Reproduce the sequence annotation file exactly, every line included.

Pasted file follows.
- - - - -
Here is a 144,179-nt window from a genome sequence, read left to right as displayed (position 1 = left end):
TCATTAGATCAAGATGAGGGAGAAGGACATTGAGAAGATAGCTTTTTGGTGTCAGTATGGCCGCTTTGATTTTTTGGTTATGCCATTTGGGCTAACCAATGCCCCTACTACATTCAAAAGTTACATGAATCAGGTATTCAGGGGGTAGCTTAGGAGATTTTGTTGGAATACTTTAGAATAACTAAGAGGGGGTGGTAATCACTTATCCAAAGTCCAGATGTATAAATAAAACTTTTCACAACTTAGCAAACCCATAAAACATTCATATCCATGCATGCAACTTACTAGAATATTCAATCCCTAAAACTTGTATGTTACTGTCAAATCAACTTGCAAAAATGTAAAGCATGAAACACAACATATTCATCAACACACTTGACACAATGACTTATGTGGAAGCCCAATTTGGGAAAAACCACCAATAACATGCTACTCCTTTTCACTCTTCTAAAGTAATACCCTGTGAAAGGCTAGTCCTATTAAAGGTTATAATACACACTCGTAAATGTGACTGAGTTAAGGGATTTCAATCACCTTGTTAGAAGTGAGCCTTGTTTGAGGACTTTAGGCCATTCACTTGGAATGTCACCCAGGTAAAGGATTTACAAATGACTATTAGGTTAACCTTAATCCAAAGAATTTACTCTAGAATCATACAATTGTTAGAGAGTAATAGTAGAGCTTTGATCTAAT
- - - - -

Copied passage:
Here is a 144,179-nt window from a genome sequence, read left to right as displayed (position 1 = left end):
TCATTAGATCAAGATGAGGGAGAAGGACATTGAGAAGATAGCTTTTTGGTGTCAGTATGGCCGCTTTGATTTTTTGGTTATGCCATTTGGGCTAACCAATGCCCCTACTACATTCAAAAGTTACATGAATCAGGTATTCAGGGGGTAGCTTAGGAGATTTTGTTGGAATACTTTAGAATAACTAAGAGGGGGTGGTAATCACTTATCCAAAGTCCAGATGTATAAATAAAACTTTTCACAACTTAGCAAACCCATAAAACATTCATATCCATGCATGCAACTTACTAGAATATTCAATCCCTAAAACTTGTATGTTACTGTCAAATCAACTTGCAAAAATGTAAAGCATGAAACACAACATATTCATCAACACACTTGACACAATGACTTATGTGGAAGCCCAATTTGGGAAAAACCACCAATAACATGCTACTCCTTTTCACTCTTCTAAAGTAATACCCTGTGAAAGGCTAGTCCTATTAAAGGTTATAATACACACTCGTAAATGTGACTGAGTTAAGGGATTTCAATCACCTTGTTAGAAGTGAGCCTTGTTTGAGGACTTTAGGCCATTCACTTGGAATGTCACCCAGGTAAAGGATTTACAAATGACTATTAGGTTAACCTTAATCCAAAGAATTTACTCTAGAATCATACAATTGTTAGAGAGTAATAGTAGAGCTTTGATCTAAT